I didn’t know that much about Isabela aside from it being one of the major sources of the crops we eat, hence, I was lukewarm on the idea of visiting the province. Plus, I wasn’t seeing a lot of posts about Isabela on my Instagram newsfeed that was why the excitement wasn’t that great. But who was I to surmise.
We went to Isabela for a market research and met with fellow bloggers in the north. The long travel got me a rough start.
The first thing I noticed was the temperature. It was getting lower as we got closer to our destination. I thought Isabela had a hot climate. But I was surprised. It felt like we were in Baguio City during our entire stay. It was coldest in the morning, so if you would visit the place, make sure to get your coffee brewing.
According to locals, the province experiences cold weather starting December until February.
Second thing I noticed was how the people value cleanliness. Their streets were free of trash. When we went to the market, we hardly see any garbage lying on the streets.
And then, their generosity and kindness. It made our stay even more worthwhile.
Setting out for the adventure
Of course, our trip wouldn’t be complete without exploring and discovering Isabela’s destinations. On our first day, we visited Magat Dam. This is one of the biggest dams in the country. The place is panoramic. Upon entering the dam premises, the beautiful view of the mountains will greet you.
From the top, you will enjoy the view of the green mountains, the blue-green water of the river and the fluffy clouds. You can go biking around the area, or have a picnic, or go with the fishermen in catching/harvesting fish from the dam.
After going to Magat Dam, you can have a picnic at Camp Viscarra. There are cottages, picnic tables and grilling area by the river.
You need to cross a hanging bridge to get to the picnic tables. There is also a grotto few steps up from the picnic area. From the grotto, you can climb higher to witness the place’s beauty from a bird’s eye view.
The water of the river is clear and cold, but swimming is prohibited, because of the water current. You have to pay the entrance fee and rent picnic tables and cottages.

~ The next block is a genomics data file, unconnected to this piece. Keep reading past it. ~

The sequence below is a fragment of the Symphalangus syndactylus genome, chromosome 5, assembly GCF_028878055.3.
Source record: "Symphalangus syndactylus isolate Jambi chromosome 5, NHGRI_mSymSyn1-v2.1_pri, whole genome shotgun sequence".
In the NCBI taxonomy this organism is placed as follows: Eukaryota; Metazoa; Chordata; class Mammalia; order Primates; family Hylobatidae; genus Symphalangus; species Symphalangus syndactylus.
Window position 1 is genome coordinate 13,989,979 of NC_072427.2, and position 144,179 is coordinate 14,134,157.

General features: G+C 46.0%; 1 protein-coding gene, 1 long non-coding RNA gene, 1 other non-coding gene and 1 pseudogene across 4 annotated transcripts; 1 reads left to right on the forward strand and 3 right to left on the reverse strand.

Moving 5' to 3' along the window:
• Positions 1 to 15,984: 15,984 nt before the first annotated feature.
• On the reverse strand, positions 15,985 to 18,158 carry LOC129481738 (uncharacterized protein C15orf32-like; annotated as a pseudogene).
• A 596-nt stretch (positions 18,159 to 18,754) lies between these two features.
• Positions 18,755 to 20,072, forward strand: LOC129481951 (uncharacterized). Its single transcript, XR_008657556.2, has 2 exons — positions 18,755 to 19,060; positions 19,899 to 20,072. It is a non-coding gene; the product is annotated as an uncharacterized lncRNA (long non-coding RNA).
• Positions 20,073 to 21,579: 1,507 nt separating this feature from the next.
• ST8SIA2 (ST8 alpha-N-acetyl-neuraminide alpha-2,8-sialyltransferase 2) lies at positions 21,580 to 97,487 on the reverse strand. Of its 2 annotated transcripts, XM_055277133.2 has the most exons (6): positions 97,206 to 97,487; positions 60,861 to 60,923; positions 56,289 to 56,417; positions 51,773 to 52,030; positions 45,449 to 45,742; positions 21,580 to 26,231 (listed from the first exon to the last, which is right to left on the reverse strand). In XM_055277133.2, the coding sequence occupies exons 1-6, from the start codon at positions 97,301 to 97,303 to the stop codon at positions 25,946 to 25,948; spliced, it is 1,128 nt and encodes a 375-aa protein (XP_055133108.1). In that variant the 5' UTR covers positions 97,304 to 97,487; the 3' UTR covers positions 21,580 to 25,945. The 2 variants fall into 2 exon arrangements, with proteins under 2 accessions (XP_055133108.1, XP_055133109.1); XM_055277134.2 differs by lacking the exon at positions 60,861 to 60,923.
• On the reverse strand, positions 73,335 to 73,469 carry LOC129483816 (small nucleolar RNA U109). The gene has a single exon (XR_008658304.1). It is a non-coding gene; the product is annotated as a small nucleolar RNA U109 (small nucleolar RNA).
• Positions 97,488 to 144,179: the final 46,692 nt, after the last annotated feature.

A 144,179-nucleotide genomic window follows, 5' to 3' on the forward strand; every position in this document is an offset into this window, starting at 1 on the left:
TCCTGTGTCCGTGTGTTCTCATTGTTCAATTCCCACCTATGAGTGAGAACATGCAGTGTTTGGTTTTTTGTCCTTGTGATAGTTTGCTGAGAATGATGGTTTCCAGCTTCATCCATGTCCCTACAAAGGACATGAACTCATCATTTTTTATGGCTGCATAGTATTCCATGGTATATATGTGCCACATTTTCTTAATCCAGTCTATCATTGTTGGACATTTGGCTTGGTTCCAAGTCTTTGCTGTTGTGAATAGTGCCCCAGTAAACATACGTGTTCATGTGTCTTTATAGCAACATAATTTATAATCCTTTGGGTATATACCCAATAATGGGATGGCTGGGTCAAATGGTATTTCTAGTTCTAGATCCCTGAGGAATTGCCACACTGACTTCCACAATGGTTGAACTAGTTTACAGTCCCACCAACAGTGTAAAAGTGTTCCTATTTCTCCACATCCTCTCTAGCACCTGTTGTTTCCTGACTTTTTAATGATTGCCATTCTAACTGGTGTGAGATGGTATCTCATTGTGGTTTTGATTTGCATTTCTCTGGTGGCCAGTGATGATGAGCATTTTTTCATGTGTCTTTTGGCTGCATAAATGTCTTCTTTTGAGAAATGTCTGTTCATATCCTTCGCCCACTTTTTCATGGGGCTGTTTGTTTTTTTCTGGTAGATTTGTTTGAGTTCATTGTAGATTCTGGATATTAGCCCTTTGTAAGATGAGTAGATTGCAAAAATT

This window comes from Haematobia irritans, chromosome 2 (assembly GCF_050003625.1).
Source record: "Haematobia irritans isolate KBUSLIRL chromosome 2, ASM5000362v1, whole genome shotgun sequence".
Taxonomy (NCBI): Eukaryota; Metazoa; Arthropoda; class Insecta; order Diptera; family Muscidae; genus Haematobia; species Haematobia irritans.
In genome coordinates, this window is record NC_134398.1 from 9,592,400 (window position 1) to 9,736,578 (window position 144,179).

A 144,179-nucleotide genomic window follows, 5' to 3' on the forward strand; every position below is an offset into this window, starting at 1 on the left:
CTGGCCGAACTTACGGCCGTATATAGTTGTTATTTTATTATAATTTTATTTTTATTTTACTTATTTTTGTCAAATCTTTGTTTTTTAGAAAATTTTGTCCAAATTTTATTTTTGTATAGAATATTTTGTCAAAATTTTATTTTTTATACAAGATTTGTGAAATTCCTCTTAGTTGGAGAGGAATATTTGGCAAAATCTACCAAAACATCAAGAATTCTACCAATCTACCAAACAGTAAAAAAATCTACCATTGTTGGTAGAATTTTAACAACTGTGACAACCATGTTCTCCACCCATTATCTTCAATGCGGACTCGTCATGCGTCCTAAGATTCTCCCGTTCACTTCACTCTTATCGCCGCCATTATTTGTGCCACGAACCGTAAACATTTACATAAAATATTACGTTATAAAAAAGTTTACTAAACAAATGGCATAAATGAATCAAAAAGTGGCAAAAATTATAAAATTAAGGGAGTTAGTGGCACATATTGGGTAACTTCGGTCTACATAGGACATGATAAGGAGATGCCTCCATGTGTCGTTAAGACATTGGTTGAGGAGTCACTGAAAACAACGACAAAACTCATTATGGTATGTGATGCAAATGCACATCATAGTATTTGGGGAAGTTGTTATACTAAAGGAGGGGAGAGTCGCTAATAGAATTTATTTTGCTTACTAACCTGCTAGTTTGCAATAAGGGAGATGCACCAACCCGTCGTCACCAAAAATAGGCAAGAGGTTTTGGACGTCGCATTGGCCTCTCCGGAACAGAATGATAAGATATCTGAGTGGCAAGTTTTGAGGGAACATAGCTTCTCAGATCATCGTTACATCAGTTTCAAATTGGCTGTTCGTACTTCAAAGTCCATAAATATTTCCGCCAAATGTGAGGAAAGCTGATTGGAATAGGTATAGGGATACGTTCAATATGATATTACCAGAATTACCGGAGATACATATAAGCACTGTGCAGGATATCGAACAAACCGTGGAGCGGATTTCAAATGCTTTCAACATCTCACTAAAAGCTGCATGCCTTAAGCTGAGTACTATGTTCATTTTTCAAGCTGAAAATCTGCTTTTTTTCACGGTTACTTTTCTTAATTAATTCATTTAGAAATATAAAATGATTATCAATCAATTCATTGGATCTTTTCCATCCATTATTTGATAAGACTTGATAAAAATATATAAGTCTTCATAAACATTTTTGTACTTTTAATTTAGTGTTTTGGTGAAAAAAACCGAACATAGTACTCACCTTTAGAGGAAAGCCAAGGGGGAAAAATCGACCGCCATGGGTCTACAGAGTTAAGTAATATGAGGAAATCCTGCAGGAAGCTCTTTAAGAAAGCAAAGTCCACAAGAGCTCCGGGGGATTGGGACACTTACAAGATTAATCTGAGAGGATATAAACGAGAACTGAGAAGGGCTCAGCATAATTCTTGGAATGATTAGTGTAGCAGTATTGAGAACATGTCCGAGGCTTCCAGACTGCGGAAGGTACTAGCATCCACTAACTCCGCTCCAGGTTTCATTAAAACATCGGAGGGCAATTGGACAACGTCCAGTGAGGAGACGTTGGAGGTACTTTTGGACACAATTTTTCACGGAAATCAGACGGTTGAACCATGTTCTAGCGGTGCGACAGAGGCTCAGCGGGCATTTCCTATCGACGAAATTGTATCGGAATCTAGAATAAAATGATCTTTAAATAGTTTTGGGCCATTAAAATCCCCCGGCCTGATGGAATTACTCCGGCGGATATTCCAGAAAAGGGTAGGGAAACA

We were lucky that we visited Isabela in time for the province’s fiesta called the Bambanti Festival. So, we decided to visit Ilagan City to experience Bambanti. Bambanti is the local term for scarecrow, as Isabela is an agricultural province and scarecrows plays a major role in protecting farmers’ crops.
There were lots of activities in line for the festival, but due to the limited time we had, we just visited the booths of every town which showcased their One Town One Product (OTOP), industries, destinations and culture. According to our friend, visiting all the booths would make you feel that you visited all the towns and cities of Isabela. The booths were created to feature the each town’s identity. There were some that intricately designed. Others had giant robots and dolls.
Wait, I almost forgot one of the most important things in every trip! Food! Eating and discovering the authentic food of every place you visit is a must. And this time, we tried the famous Pancit Cabagan. Guys, I’m telling you, this is a must try! I ate pancit almost always during our stay. It’s mouthwatering and flavorful!
Pancit Cabagan’s secret is its noodles which is manually made. Unlike other noodles, though, its shelf life is short, so you need to cook it immediately.
There are two ways to cook Pancit Cabagan. One is with ‘sabaw’ (sauce). The other is dry. I prefer the latter topped with chicharon and ground pork.
You also have two choices: regular and special. I tried both and tried them in different stores. They didn’t disappoint. All the flavors were complementing one another.
Pancit Cabagan isn’t hard to find in Isabela, as there are more pancitans than sari-sari stores.
Our Isabela trip was unpredictable. It was short, but it definitely left a mark.